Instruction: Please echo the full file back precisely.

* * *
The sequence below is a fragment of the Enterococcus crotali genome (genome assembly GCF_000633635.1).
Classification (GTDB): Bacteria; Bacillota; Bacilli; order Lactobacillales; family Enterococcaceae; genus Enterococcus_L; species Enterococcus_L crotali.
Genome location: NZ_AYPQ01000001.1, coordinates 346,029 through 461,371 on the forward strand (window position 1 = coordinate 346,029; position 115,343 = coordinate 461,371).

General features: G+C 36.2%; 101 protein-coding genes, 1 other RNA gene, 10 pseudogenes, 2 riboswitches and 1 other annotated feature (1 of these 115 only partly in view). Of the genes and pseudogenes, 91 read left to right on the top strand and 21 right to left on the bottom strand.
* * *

The sequence below is a fragment of the Enterococcus crotali genome (genome assembly GCF_000633635.1).
Classification (GTDB): Bacteria; Bacillota; Bacilli; order Lactobacillales; family Enterococcaceae; genus Enterococcus_L; species Enterococcus_L crotali.
Genome location: NZ_AYPQ01000001.1, coordinates 346,029 through 461,371 on the forward strand (window position 1 = coordinate 346,029; position 115,343 = coordinate 461,371).

General features: G+C 36.2%; 101 protein-coding genes, 1 other RNA gene, 10 pseudogenes, 2 riboswitches and 1 other annotated feature (1 of these 115 only partly in view). Of the genes and pseudogenes, 91 read left to right on the top strand and 21 right to left on the bottom strand.